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Roland Busch, CEO of Infrastructure & Cities sector at Siemens AG, explained to VIR why his company sees profits in creating a more energy-efficient world.
Why do cities play a central role in sustainable development?
Cities have always set the pace for human progress. From ancient to contemporary megacities in cities have traditionally been the centre of art, culture, trade, craftsmanship, science and technology.
Two hundred years ago, only three per cent of the world’s population lived in cities.
Today, due to rapid urbanisation, the total has grown to over half, and the trend is accelerating.
According to statistics from the United Nations, urban population has risen by 29 per cent in the Asia-Pacific since 2010, more than any other region. In Southeast Asia alone, an estimated 45 per cent of the population live in urban areas in 2010, and at 2.2 per cent per year, South East Asian countries boasts one of the fastest urban population growth rates.
Urban problems have also kept pace with this growth. Even though 50 per cent of the global economic output is generated in the world’s 600 biggest cities, the negative effects of progress have also been evident in these centres, namely noise, limited space, environmental pollution and congestion. Cities now account for two-thirds of global energy demand and up to 70 per cent of the world’s greenhouse gas emissions.
In view of the steady growth of city dwellers, coupled with recent urban disasters in the region, achieving sustainable development is imperative.
To secure our continuing development, we must substantially reduce our consumption of energy and resources and address issues such as transportation and logistics, building technology, as well as water and waste management. And we must begin these efforts in cities.
Buildings now use about 40 per cent of the world’s energy, but cleantech systems can dramatically reduce that figure and save money
How is it meaningful to the business community?
Many cities around the globe have acknowledged this fact and have set goals for protecting the climate. This includes cities in the fast-developing region of South East Asia, where for example, has pledged to reduce its CO2 emissions by 26 per cent from the current 2.1 gigatons by 2020, and may even achieve 41 per cent with international support. Neighbouring Malaysia also aims to cut emissions by 20 per cent by 2020.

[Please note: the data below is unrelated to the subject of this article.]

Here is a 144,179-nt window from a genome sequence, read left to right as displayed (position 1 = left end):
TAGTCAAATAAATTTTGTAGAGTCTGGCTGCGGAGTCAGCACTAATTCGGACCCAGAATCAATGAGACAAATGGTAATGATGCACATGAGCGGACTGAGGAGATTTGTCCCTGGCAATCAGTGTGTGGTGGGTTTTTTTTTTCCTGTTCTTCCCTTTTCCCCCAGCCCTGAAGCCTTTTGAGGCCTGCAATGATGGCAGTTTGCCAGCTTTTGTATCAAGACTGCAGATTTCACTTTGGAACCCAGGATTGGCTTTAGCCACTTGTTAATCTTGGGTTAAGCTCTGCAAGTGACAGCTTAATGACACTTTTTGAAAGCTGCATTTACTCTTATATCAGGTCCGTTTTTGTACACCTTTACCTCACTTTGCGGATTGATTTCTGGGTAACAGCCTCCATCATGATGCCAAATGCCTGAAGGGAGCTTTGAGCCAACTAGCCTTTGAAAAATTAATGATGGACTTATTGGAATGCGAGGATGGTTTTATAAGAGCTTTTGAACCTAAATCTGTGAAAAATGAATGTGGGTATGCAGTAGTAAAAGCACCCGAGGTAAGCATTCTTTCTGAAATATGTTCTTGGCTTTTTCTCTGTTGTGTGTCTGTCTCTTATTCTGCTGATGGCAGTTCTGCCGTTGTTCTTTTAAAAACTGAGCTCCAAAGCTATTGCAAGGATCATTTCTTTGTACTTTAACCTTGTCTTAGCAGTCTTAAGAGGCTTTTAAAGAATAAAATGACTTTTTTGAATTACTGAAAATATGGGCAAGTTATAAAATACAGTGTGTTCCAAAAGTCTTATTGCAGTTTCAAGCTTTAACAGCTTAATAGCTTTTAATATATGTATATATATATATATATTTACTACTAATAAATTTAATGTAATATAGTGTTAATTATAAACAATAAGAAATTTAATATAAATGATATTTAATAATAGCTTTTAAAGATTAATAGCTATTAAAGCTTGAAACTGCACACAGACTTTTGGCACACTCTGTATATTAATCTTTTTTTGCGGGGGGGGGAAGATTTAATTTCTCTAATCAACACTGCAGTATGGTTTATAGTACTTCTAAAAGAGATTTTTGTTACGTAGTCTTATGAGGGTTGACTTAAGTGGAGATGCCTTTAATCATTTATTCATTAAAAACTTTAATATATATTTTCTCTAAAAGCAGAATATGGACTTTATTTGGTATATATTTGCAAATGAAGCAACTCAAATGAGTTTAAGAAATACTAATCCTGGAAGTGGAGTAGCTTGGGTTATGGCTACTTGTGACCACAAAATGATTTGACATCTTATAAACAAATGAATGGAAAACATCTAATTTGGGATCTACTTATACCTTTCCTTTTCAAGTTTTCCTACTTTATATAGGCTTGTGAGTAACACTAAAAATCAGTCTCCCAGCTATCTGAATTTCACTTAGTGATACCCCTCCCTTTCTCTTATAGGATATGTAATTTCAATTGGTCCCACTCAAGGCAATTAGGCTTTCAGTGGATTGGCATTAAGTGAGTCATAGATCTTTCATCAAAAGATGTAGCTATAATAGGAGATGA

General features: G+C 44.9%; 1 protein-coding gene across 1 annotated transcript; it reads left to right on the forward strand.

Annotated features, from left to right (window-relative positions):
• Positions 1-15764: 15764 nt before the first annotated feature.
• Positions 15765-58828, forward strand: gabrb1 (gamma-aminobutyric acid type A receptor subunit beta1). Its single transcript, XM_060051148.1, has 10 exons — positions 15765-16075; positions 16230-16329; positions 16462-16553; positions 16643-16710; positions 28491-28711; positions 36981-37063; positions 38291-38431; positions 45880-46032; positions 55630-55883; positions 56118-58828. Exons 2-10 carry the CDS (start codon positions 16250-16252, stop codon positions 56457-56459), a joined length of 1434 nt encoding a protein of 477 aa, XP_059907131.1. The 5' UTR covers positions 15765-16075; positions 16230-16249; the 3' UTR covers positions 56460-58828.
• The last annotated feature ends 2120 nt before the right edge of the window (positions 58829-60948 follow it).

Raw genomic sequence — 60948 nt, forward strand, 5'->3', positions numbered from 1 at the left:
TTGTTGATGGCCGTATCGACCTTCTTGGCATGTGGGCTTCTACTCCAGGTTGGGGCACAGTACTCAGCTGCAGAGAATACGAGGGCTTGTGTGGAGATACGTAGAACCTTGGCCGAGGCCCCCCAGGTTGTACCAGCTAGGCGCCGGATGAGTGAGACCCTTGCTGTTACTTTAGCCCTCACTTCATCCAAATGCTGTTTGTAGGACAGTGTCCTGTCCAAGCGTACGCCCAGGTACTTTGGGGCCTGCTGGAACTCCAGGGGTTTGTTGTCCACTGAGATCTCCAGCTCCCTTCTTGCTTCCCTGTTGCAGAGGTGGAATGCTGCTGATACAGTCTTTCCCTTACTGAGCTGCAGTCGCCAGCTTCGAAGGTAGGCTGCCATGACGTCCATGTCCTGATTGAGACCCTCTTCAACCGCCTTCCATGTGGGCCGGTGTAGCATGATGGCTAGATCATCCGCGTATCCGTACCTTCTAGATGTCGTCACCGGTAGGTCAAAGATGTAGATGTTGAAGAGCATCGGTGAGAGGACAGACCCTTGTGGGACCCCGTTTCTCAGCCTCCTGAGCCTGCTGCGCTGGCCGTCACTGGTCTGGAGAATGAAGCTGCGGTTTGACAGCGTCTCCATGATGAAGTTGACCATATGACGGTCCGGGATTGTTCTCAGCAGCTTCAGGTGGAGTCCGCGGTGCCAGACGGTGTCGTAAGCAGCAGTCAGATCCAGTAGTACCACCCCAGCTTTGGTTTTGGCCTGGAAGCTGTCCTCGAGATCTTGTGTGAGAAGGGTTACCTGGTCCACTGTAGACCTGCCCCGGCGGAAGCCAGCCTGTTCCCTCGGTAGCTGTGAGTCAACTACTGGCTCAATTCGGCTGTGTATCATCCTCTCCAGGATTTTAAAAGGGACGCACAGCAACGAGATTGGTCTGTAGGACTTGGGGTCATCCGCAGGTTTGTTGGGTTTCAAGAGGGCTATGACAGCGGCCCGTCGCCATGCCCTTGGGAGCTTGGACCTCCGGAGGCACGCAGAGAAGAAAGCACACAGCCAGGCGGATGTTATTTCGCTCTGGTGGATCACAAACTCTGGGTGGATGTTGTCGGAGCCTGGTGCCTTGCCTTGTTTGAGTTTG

These goals are not utopian. Energy consumption and CO2 emissions can already be drastically reduced with today’s technologies. Buildings, for example, use roughly 40 per cent of the world’s energy, and intelligently integrating lighting, data, climate and security systems can scale back this consumption by up to 40 per cent.
Consultants at Booz Allen Hamilton estimate that planned worldwide investments by communities in the development and expansion of road and rail links, communication networks, water and power supplies will amount to about 27 trillion Euros over the next 20 years. The potential for environmental technologies, as even a modest part of this solution, is clearly enormous.
Having recognised the far-reaching potential for urban infrastructures, many companies are looking at these markets. For Siemens, which established a new infrastructure and cities sector in 2011 to offer cities solutions for mobility, environmental protection and energy saving, the addressable markets for urban infrastructure investments total around 300 billion Euros a year.
But providing technologies is not enough?
Yes, the application and optimised integration of existing technologies are not enough. There also needs be developing visionary ideas for the future of cities.
Today, technological advancements have made solutions such as smart grids an important tool in promoting green urban growth. Today’s technologies can set many levers in motion to move cities toward eliminating their CO2 emissions.
If urban developers rigorously adopt environmental technologies, they could achieve a viable balance between growth and the sparing use of resources. And this even helps save costs over the long term. Moving into the future, cities should consider investments in green technology that not only reduces energy usage and emissions, but are also cost-effective.
Offering tailored solutions means not only exploring new technical paths, but providing innovative and flexible financing options within cities. In Singapore, a variety of co-funding schemes provided by the National Environment Agency as well as the Building and Construction Authority (BCA) help businesses integrate energy and resource efficiency improvements at their offices and factories.
There is also a need for technology providers and implementers of green solutions to foster a synergistic partnership. To this end, companies like Siemens has helped implement measures to improve the energy efficiency of around 6,700 buildings worldwide. This has so far enabled customers to save around 2 billion Euros in energy costs. Half of this was achieved with more than 1,400 energy saving contracting projects involving 4,700 buildings, which relieved the environment of around 9.8 million tonnes of CO2.
In South East Asia , the energy-savings potential from buildings makes the built environment a key consideration for urban management. With this in mind, cities like Jakarta have recently pledged a new regulation to implement environmentally friendly measures in their building developments to help the city meet reduced emission targets. In Singapore, the BCA has recently unveiled rulings to make 80 per cent of buildings green by 2030.
Clearly, it is not impossible to achieve sustainable living through the implementation of the right technology and strategic industrial partnership.